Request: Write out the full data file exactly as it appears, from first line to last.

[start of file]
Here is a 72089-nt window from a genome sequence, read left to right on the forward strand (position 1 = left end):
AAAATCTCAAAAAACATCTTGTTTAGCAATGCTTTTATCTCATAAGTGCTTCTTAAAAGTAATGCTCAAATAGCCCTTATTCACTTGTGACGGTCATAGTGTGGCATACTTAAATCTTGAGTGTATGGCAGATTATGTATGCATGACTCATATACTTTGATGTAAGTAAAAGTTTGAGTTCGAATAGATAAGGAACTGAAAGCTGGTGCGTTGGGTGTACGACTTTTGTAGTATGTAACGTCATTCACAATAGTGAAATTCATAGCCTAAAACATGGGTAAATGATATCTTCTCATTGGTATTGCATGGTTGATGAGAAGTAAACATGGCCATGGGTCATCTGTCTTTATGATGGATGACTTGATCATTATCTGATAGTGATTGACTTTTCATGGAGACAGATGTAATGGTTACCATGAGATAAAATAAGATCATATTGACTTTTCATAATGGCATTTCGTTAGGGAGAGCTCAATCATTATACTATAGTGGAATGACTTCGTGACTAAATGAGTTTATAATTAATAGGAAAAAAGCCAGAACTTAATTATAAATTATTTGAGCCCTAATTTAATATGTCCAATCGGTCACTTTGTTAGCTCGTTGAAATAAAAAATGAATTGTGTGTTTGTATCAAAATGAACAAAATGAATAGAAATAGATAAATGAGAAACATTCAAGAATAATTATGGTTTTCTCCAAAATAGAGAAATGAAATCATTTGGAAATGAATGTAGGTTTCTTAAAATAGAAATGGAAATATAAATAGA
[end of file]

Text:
Here is a 72089-nt window from a genome sequence, read left to right on the forward strand (position 1 = left end):
AAAATCTCAAAAAACATCTTGTTTAGCAATGCTTTTATCTCATAAGTGCTTCTTAAAAGTAATGCTCAAATAGCCCTTATTCACTTGTGACGGTCATAGTGTGGCATACTTAAATCTTGAGTGTATGGCAGATTATGTATGCATGACTCATATACTTTGATGTAAGTAAAAGTTTGAGTTCGAATAGATAAGGAACTGAAAGCTGGTGCGTTGGGTGTACGACTTTTGTAGTATGTAACGTCATTCACAATAGTGAAATTCATAGCCTAAAACATGGGTAAATGATATCTTCTCATTGGTATTGCATGGTTGATGAGAAGTAAACATGGCCATGGGTCATCTGTCTTTATGATGGATGACTTGATCATTATCTGATAGTGATTGACTTTTCATGGAGACAGATGTAATGGTTACCATGAGATAAAATAAGATCATATTGACTTTTCATAATGGCATTTCGTTAGGGAGAGCTCAATCATTATACTATAGTGGAATGACTTCGTGACTAAATGAGTTTATAATTAATAGGAAAAAAGCCAGAACTTAATTATAAATTATTTGAGCCCTAATTTAATATGTCCAATCGGTCACTTTGTTAGCTCGTTGAAATAAAAAATGAATTGTGTGTTTGTATCAAAATGAACAAAATGAATAGAAATAGATAAATGAGAAACATTCAAGAATAATTATGGTTTTCTCCAAAATAGAGAAATGAAATCATTTGGAAATGAATGTAGGTTTCTTAAAATAGAAATGGAAATATAAATAGA